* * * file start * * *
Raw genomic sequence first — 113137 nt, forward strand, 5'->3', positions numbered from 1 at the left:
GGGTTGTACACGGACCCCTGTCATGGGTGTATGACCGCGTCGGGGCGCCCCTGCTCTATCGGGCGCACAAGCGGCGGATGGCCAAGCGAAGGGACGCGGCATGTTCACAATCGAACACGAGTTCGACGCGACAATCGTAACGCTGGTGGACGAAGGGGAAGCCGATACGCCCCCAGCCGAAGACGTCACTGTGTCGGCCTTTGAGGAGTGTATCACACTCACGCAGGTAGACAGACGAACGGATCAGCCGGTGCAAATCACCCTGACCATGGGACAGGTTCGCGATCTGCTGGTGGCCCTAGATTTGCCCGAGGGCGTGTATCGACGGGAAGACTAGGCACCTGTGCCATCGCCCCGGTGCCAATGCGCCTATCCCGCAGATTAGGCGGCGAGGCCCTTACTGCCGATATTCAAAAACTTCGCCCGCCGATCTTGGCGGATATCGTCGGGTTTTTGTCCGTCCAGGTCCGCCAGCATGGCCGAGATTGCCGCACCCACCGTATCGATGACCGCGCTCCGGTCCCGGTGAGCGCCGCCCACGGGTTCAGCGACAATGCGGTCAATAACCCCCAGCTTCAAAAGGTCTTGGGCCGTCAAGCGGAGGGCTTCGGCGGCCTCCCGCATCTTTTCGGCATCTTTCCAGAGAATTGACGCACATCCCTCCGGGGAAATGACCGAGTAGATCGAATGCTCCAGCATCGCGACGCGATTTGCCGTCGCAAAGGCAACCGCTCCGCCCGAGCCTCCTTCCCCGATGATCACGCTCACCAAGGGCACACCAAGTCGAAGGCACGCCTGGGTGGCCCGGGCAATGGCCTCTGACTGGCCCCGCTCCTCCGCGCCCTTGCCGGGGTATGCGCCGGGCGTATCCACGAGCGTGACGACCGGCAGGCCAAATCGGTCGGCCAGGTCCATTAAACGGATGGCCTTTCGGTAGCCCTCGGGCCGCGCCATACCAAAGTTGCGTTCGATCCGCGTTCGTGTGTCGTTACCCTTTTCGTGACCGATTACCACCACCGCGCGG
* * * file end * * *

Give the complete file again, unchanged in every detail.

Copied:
Raw genomic sequence first — 113137 nt, forward strand, 5'->3', positions numbered from 1 at the left:
GGGTTGTACACGGACCCCTGTCATGGGTGTATGACCGCGTCGGGGCGCCCCTGCTCTATCGGGCGCACAAGCGGCGGATGGCCAAGCGAAGGGACGCGGCATGTTCACAATCGAACACGAGTTCGACGCGACAATCGTAACGCTGGTGGACGAAGGGGAAGCCGATACGCCCCCAGCCGAAGACGTCACTGTGTCGGCCTTTGAGGAGTGTATCACACTCACGCAGGTAGACAGACGAACGGATCAGCCGGTGCAAATCACCCTGACCATGGGACAGGTTCGCGATCTGCTGGTGGCCCTAGATTTGCCCGAGGGCGTGTATCGACGGGAAGACTAGGCACCTGTGCCATCGCCCCGGTGCCAATGCGCCTATCCCGCAGATTAGGCGGCGAGGCCCTTACTGCCGATATTCAAAAACTTCGCCCGCCGATCTTGGCGGATATCGTCGGGTTTTTGTCCGTCCAGGTCCGCCAGCATGGCCGAGATTGCCGCACCCACCGTATCGATGACCGCGCTCCGGTCCCGGTGAGCGCCGCCCACGGGTTCAGCGACAATGCGGTCAATAACCCCCAGCTTCAAAAGGTCTTGGGCCGTCAAGCGGAGGGCTTCGGCGGCCTCCCGCATCTTTTCGGCATCTTTCCAGAGAATTGACGCACATCCCTCCGGGGAAATGACCGAGTAGATCGAATGCTCCAGCATCGCGACGCGATTTGCCGTCGCAAAGGCAACCGCTCCGCCCGAGCCTCCTTCCCCGATGATCACGCTCACCAAGGGCACACCAAGTCGAAGGCACGCCTGGGTGGCCCGGGCAATGGCCTCTGACTGGCCCCGCTCCTCCGCGCCCTTGCCGGGGTATGCGCCGGGCGTATCCACGAGCGTGACGACCGGCAGGCCAAATCGGTCGGCCAGGTCCATTAAACGGATGGCCTTTCGGTAGCCCTCGGGCCGCGCCATACCAAAGTTGCGTTCGATCCGCGTTCGTGTGTCGTTACCCTTTTCGTGACCGATTACCACCACCGCGCGG